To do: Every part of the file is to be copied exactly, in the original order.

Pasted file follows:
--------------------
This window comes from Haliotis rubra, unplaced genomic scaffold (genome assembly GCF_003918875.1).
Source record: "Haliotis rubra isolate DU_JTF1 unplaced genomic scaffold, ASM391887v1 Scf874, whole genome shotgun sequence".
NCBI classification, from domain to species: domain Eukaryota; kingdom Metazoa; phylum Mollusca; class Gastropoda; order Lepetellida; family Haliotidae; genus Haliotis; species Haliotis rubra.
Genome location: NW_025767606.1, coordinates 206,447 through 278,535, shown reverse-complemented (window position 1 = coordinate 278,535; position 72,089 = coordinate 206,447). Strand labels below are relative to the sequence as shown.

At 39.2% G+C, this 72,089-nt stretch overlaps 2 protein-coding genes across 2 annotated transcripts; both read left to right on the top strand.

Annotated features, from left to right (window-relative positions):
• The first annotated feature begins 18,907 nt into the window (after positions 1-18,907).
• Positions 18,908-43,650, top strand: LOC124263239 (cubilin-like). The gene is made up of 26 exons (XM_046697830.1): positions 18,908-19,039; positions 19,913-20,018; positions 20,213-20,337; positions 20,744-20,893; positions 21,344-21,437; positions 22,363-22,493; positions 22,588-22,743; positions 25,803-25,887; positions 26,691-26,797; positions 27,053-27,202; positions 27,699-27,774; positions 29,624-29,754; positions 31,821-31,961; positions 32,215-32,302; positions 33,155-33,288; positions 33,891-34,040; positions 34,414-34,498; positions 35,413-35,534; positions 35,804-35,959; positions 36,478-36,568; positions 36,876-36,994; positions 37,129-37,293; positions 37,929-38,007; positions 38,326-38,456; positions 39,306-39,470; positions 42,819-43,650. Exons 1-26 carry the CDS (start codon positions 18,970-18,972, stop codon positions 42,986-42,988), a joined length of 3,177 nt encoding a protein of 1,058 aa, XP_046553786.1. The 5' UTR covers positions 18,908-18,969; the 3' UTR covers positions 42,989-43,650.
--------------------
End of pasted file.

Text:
This window comes from Haliotis rubra, unplaced genomic scaffold (genome assembly GCF_003918875.1).
Source record: "Haliotis rubra isolate DU_JTF1 unplaced genomic scaffold, ASM391887v1 Scf874, whole genome shotgun sequence".
NCBI classification, from domain to species: domain Eukaryota; kingdom Metazoa; phylum Mollusca; class Gastropoda; order Lepetellida; family Haliotidae; genus Haliotis; species Haliotis rubra.
Genome location: NW_025767606.1, coordinates 206,447 through 278,535, shown reverse-complemented (window position 1 = coordinate 278,535; position 72,089 = coordinate 206,447). Strand labels below are relative to the sequence as shown.

At 39.2% G+C, this 72,089-nt stretch overlaps 2 protein-coding genes across 2 annotated transcripts; both read left to right on the top strand.

Annotated features, from left to right (window-relative positions):
• The first annotated feature begins 18,907 nt into the window (after positions 1-18,907).
• Positions 18,908-43,650, top strand: LOC124263239 (cubilin-like). The gene is made up of 26 exons (XM_046697830.1): positions 18,908-19,039; positions 19,913-20,018; positions 20,213-20,337; positions 20,744-20,893; positions 21,344-21,437; positions 22,363-22,493; positions 22,588-22,743; positions 25,803-25,887; positions 26,691-26,797; positions 27,053-27,202; positions 27,699-27,774; positions 29,624-29,754; positions 31,821-31,961; positions 32,215-32,302; positions 33,155-33,288; positions 33,891-34,040; positions 34,414-34,498; positions 35,413-35,534; positions 35,804-35,959; positions 36,478-36,568; positions 36,876-36,994; positions 37,129-37,293; positions 37,929-38,007; positions 38,326-38,456; positions 39,306-39,470; positions 42,819-43,650. Exons 1-26 carry the CDS (start codon positions 18,970-18,972, stop codon positions 42,986-42,988), a joined length of 3,177 nt encoding a protein of 1,058 aa, XP_046553786.1. The 5' UTR covers positions 18,908-18,969; the 3' UTR covers positions 42,989-43,650.